Citing strong evidence that cell phones play a critical role in the economic prospects of low-income Americans, a visiting scholar at the Massachusetts Institute of Technology, in association with a Washington think tank, reports that wider cell phone use could lead to income gains for the poor from $2.9 billion to $11 billion annually by simply allowing the poorest American households to be in touch with potential employers and other job resources.
In “Cell Phones Provide Significant Economic Gains for Low-Income American Households,” Nicholas P. Sullivan, a visiting scholar at the MIT Legatum Center for Development and Entrepreneurship, contends that providing cell phones to the 38 percent, or roughly 17 million families, of the poorest American households now without them could lead to a significant income increase for those families, which include millions of African-Americans, Hispanics and seniors.
“Americans, and particularly those in lower-income groups, are deriving clear economic benefits — even though low-income groups are far less likely to own a cell phone,” according to the report, which was released Wednesday by the New Millennium Research Council, a Washington organization specializing in telecommunications and technology policy.
“This report is the first in the United States to zero in on the potential economic and public safety benefits in the bottom two quintiles of household incomes, those making less than $35,000 a year,” Sullivan says.
Sullivan is the author of You Can Hear Me Now: How Microloans and Cell Phones Are Connecting the World’s Poor to the Global Economy, a book published in 2007 that led to the study of cell phone use among the U.S. poor. He says the U.S. cell phone study idea arose after he received numerous questions on whether cell phone ownership helps create opportunities for poor Americans in the way it has done so for the poor in developing nations.
“Millions of Americans who are most in need are missing out today on the economic gains that other Americans attribute to their cell phones. The overall conclusion in this study is that the cell phone is extremely important to Americans for personal safety, and a huge boon to an individual’s potential economic productivity and earning power,” Sullivan notes.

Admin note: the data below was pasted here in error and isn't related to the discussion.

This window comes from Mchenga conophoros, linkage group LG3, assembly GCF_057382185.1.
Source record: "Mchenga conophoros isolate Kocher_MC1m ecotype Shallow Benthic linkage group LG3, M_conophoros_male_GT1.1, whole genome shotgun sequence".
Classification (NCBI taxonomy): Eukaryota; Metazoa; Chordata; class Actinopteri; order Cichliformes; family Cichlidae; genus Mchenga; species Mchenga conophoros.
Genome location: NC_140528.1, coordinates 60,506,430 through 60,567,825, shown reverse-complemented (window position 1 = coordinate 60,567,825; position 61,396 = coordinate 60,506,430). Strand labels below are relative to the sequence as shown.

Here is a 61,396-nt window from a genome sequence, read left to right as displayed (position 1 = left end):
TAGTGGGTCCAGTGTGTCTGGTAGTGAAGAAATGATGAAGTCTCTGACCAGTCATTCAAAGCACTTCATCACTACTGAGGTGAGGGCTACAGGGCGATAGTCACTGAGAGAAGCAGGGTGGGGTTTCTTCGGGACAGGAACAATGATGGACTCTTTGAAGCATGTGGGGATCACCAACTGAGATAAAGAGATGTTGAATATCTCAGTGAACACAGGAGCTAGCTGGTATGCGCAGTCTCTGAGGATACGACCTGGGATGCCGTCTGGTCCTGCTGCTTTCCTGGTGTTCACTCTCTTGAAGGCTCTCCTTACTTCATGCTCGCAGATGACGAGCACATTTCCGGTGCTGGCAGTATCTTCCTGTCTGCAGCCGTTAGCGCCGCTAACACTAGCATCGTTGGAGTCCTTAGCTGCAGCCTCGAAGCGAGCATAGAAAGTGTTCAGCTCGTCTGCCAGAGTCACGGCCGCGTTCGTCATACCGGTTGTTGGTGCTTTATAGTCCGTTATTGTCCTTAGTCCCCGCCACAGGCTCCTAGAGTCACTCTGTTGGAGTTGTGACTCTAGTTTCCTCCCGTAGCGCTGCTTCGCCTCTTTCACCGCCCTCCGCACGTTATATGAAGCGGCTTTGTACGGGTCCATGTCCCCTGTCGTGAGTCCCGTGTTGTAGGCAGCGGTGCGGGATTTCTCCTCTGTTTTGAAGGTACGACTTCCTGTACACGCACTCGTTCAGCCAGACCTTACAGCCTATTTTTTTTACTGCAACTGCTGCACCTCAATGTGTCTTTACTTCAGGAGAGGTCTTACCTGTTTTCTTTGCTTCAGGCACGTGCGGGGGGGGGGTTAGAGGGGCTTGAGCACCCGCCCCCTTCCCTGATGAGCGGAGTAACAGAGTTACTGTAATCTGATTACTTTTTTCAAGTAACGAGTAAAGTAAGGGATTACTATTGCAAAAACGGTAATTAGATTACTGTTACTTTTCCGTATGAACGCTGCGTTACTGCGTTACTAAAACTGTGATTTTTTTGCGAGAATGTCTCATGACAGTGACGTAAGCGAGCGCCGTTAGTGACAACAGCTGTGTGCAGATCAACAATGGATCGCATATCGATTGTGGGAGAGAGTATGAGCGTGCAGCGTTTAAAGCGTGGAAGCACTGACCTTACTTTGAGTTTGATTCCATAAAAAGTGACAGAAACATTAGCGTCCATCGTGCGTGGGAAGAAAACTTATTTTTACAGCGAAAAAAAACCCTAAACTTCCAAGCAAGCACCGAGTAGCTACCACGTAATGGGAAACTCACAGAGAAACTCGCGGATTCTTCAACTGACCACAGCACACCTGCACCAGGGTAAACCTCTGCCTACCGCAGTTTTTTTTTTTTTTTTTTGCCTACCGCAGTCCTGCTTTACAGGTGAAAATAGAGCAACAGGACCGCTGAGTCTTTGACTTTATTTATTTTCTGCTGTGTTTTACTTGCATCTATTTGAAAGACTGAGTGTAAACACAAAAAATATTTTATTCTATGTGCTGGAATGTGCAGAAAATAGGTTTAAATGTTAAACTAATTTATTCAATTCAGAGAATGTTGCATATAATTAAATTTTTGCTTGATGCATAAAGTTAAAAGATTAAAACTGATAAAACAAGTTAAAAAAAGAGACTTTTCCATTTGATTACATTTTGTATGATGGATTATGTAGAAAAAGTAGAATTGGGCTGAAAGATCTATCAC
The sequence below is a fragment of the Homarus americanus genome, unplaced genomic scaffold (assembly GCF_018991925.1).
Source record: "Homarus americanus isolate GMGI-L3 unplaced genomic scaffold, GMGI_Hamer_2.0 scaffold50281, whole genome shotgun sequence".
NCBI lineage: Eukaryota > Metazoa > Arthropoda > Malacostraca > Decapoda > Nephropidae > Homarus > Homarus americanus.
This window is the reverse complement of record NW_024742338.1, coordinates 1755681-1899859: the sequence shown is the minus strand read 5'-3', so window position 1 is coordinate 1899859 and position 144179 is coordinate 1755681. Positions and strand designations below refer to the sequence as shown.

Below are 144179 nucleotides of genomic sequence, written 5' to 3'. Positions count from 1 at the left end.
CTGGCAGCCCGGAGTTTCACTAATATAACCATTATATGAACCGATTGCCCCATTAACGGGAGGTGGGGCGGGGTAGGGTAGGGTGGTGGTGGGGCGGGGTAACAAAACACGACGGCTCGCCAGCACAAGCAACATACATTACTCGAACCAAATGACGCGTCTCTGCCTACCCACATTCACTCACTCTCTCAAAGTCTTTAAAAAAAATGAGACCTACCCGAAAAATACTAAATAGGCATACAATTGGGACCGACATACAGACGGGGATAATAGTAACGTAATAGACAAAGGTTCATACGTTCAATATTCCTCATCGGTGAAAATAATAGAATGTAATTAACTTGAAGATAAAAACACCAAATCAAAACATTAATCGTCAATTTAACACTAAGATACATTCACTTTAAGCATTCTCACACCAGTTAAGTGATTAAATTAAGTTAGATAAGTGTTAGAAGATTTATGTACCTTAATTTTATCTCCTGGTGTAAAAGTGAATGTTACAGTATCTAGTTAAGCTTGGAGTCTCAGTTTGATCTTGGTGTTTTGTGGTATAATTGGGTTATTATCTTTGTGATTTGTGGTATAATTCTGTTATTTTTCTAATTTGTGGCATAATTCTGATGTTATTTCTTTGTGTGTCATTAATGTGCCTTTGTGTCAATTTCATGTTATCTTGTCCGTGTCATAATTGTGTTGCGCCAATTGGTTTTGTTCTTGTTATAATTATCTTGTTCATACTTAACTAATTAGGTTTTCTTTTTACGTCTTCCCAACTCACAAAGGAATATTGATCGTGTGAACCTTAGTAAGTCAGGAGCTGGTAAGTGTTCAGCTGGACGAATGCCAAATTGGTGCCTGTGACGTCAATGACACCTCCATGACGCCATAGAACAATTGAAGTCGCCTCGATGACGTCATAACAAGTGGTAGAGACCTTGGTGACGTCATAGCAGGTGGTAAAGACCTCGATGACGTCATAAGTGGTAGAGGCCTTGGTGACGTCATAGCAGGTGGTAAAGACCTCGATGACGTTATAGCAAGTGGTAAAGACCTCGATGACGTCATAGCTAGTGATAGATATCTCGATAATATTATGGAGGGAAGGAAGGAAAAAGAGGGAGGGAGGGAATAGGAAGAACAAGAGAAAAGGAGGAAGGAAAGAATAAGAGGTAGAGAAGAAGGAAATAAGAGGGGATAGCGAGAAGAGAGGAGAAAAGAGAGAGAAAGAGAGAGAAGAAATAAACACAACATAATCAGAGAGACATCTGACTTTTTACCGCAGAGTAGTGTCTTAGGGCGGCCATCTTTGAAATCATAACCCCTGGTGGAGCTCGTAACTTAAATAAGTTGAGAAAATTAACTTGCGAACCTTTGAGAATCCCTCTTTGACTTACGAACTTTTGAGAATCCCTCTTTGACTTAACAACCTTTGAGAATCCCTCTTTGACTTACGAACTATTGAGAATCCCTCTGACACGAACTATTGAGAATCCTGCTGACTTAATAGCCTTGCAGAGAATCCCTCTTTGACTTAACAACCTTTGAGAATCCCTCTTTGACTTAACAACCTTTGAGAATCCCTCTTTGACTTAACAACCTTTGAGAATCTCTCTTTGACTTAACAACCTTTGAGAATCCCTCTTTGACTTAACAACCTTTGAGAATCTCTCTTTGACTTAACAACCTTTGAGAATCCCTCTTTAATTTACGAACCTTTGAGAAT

Sullivan says that to “explore the potential of cell phones as an income tool in the U.S. and also look at the extent to which cell phones function as security blankets in emergency and crime situations” he relied upon two major surveys: a statistically large online sampling of 110,000 prepaid TracFone users and a scientific survey by the Opinion Research Corporation of 1,005 Americans. The report revealed that among those who do not own a cell phone, 37 percent are retired, 29 percent have a high school education or less, 38 percent make less than $35,000 annually, and 30 percent are unemployed.
Citing the online survey of 110,000 prepaid cell phone customers, the Sullivan report pointed out that among the 30 percent identified as belonging to a working household they attributed an annual income gain of $2,361 to their cell phone. Based on the TracFone data, if non-cell phone households in the lowest income brackets could obtain phones and earn additional income, the total gain would result in $11.1 billion additional revenue, according to the report.
John Breyault, the director of the New Millennium Research Council, says the Sullivan report has “major implications for federal and state Lifeline and Link-up programs providing subsidized phone service to eligible consumers.”
“These programs reach very few of those that they are intended to help and have a strong ‘last-century’ bias in favor of landline phone service,” Breyault observes.
Though the NMRC is promoting the Sullivan study, neither the organization nor MIT sponsored the study, officials say.
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